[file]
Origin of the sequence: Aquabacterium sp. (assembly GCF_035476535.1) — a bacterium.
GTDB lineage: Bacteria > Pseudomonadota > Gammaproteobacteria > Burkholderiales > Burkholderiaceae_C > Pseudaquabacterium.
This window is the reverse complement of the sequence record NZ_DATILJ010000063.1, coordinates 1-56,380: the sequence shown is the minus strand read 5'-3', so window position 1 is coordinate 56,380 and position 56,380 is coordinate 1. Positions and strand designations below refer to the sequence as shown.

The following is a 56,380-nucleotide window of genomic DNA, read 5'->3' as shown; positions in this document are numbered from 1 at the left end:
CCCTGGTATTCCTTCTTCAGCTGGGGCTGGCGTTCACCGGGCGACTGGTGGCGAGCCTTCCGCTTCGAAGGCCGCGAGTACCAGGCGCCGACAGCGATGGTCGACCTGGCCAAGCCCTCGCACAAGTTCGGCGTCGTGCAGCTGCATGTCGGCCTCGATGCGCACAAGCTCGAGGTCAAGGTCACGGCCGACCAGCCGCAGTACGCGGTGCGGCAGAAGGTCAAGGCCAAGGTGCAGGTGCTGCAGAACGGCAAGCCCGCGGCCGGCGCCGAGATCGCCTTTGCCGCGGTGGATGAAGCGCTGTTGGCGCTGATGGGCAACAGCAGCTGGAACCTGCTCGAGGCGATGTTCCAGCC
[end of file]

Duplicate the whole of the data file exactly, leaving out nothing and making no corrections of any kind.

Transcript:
Origin of the sequence: Aquabacterium sp. (assembly GCF_035476535.1) — a bacterium.
GTDB lineage: Bacteria > Pseudomonadota > Gammaproteobacteria > Burkholderiales > Burkholderiaceae_C > Pseudaquabacterium.
This window is the reverse complement of the sequence record NZ_DATILJ010000063.1, coordinates 1-56,380: the sequence shown is the minus strand read 5'-3', so window position 1 is coordinate 56,380 and position 56,380 is coordinate 1. Positions and strand designations below refer to the sequence as shown.

The following is a 56,380-nucleotide window of genomic DNA, read 5'->3' as shown; positions in this document are numbered from 1 at the left end:
CCCTGGTATTCCTTCTTCAGCTGGGGCTGGCGTTCACCGGGCGACTGGTGGCGAGCCTTCCGCTTCGAAGGCCGCGAGTACCAGGCGCCGACAGCGATGGTCGACCTGGCCAAGCCCTCGCACAAGTTCGGCGTCGTGCAGCTGCATGTCGGCCTCGATGCGCACAAGCTCGAGGTCAAGGTCACGGCCGACCAGCCGCAGTACGCGGTGCGGCAGAAGGTCAAGGCCAAGGTGCAGGTGCTGCAGAACGGCAAGCCCGCGGCCGGCGCCGAGATCGCCTTTGCCGCGGTGGATGAAGCGCTGTTGGCGCTGATGGGCAACAGCAGCTGGAACCTGCTCGAGGCGATGTTCCAGCC